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Mount Airy Is The King Of New Castle After Winning Mini Casino Bid

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The weather delayed the inevitable, but Pennsylvania did run a successful casino auction this week. After a day’s delay, Thursday Mount Airy Casino grabbed the latest satellite casino license. The northeastern Pennsylvania casino secured the deal with a winning bid of $21,888,888.88.

Mount Airy now has two business days to wire the bid amount to Pennsylvania Gaming Control Board. It has six months to put together and submit its official mini casino application,

New mini casino will be in New Castle area

Mount Airy selected a location for the new property on the eastern side of the state, New Castle, PA. The town is just about 12 miles from the Ohio border. Additionally, it is just a 30-minute drive away from Youngstown, OH. The greater Youngstown area boasts a population of over 500,000.

It appears Mount Airy sought a location that would bring in new customers from Ohio, unlike the previous two bidders. Stadium Casino LLC selected a spot just outside of Pittsburgh, while Penn National chose a location that helped shield its Hollywood Casino from potential mini casino competition. While that location is 30 miles from the Maryland state line, it isn’t located near any major populations in the neighboring state.

Youngstown, on the other hand, is a potential crop of customers who previously had limited casino options. There is a property just outside of town though, Hollywood Gaming at Mahoning Valley Racetrack. However, that property only features video lottery terminals, not slot machines and table games.

Within Pennsylvania, the closest competition for Mount Airy as of now is Presque Isle Downs in Erie, PA. One of the smaller Category 2 casinos, Presque Isle saw both slots revenue and table revenue decline last year. Slots were down 3.6 percent, while table games slid 2.6 percent.

Mount Airy’s selected location is closer to Youngstown, but both are equidistant from Cleveland, OH, which is roughly 100 miles away from each.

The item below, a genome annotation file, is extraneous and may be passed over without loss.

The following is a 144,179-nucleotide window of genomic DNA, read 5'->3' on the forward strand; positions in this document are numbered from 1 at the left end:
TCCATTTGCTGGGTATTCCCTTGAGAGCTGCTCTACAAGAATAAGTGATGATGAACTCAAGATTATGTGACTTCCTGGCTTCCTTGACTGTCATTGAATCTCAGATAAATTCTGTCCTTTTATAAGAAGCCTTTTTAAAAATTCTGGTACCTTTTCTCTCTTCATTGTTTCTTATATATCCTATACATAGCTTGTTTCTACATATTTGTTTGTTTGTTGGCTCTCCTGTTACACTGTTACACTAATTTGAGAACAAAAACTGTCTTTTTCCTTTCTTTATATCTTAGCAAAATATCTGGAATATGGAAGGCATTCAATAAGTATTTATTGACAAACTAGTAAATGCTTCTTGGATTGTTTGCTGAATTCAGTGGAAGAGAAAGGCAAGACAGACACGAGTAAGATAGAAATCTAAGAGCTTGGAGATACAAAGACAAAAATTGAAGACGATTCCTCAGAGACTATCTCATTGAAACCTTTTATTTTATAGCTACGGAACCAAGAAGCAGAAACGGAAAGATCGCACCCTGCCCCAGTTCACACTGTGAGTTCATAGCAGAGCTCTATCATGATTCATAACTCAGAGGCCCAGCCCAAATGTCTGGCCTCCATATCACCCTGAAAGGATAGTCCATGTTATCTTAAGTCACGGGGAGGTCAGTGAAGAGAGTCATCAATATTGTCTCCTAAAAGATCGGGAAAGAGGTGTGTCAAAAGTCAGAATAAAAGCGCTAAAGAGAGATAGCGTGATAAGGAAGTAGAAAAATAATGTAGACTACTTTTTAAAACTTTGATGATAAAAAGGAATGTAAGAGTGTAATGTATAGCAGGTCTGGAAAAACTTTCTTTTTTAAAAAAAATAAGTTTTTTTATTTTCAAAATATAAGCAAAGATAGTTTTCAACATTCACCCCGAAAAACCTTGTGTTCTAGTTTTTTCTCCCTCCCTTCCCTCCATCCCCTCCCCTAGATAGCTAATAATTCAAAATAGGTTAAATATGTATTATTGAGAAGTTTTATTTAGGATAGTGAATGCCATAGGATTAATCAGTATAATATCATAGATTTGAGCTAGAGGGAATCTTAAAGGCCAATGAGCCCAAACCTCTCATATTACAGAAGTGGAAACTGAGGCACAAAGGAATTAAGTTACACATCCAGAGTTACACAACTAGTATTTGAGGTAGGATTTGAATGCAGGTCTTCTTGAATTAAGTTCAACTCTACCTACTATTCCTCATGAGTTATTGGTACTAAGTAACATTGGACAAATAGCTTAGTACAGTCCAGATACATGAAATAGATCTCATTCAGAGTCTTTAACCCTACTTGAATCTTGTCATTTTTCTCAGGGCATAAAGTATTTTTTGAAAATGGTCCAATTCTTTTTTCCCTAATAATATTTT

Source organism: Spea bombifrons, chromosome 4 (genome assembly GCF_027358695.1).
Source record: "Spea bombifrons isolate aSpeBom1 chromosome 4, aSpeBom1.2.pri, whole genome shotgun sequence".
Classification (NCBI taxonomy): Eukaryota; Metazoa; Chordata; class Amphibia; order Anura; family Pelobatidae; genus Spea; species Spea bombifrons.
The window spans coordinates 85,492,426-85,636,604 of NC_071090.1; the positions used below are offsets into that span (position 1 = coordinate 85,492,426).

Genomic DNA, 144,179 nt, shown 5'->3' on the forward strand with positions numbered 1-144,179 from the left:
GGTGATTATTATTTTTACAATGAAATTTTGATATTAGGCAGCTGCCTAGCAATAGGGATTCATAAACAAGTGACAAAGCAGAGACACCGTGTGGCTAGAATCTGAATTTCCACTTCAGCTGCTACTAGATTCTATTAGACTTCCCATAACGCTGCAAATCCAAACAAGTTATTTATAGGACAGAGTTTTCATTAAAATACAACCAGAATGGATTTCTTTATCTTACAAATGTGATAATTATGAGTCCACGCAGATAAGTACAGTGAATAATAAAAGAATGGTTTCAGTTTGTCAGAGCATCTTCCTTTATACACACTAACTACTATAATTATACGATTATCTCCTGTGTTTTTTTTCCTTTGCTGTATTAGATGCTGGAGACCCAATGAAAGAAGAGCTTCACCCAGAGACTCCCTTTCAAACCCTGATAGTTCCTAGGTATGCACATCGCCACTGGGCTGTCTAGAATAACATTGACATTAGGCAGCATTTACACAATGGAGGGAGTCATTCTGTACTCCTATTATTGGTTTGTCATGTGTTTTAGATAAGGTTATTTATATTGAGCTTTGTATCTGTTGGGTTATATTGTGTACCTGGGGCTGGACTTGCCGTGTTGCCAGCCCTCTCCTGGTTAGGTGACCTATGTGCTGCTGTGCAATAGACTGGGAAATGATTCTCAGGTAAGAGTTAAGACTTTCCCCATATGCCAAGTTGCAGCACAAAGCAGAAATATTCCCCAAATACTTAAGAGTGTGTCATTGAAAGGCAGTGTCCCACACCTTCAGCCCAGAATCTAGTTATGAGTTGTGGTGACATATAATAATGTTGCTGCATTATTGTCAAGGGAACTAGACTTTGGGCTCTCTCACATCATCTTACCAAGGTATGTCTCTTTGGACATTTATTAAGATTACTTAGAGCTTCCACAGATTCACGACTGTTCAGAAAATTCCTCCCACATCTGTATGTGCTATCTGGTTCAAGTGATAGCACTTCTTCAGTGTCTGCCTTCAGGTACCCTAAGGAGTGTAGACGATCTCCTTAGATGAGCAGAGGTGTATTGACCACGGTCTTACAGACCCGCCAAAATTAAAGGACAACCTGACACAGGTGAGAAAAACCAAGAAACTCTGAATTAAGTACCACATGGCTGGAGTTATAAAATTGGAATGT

Mount Airy still took part, despite laws protecting it

Mount Airy’s participation surprised some industry insiders. The casino drew some unwanted attention in the news thanks to its protected status under the new gambling expansion laws.

The law created a buffer zone of sorts around Mount Airy, ensuring that it was protected from mini casinos getting too close to its home turf. That status drew the ire of Penn National, which has a pending lawsuit against the state on the subject. Hollywood Casino, unlike Mount Airy is centrally located and has no additional protections for mini casinos.

Latest mini casino auction drew three bidders

Mount Airy is not the only story coming out of the latest auction. It is interesting to note that the number of bidders is shrinking. There were three total bidders, compared to four at the previous auction.

If the pool continues to shrink at this pace, the initial auction period will only award five of 10 possible licenses. It seems increasingly likely this process will move on to the supplemental auction phase.

For the supplemental auctions, Category 3 casinos Valley Forge and Lady Luck are allowed to participate and submit bids. Moreover, properties that already secured a license are allowed to come in and bid on a second one.

Of course, there is always the possibility that now the price of the highest bid is going down, more bidders might come out of the woodwork. Each auction bid includes the $7.5 million license fee, so that is effectively the minimum bid.

Satellite auctions continue to generate tons of revenue

Through three auctions, the mini casino process has brought in over $112 million in revenue for the state. Since the casinos must pay up immediately, that is money in the bank for the state. Throw in the $50 million Stadium Casino LLC paid for its Category 1 license and the $1 million Valley Forge paid to eliminate the $10 amenity fee, and the state is already nearing the $200 million in revenue it expected this year.

The bids are shrinking, but even if they drop down under $10 million, the auction process will still be considerd a huge success from a tax revenue standpoint.

Photo by S-F / Shutterstock.com

About

Jessica Welman is the managing editor of PlayPennsylvania. A longtime poker media presence, Jess has worked as a tournament reporter for the World Poker Tour, co-hosted a podcast for Poker Road, and served as the managing editor for WSOP.com.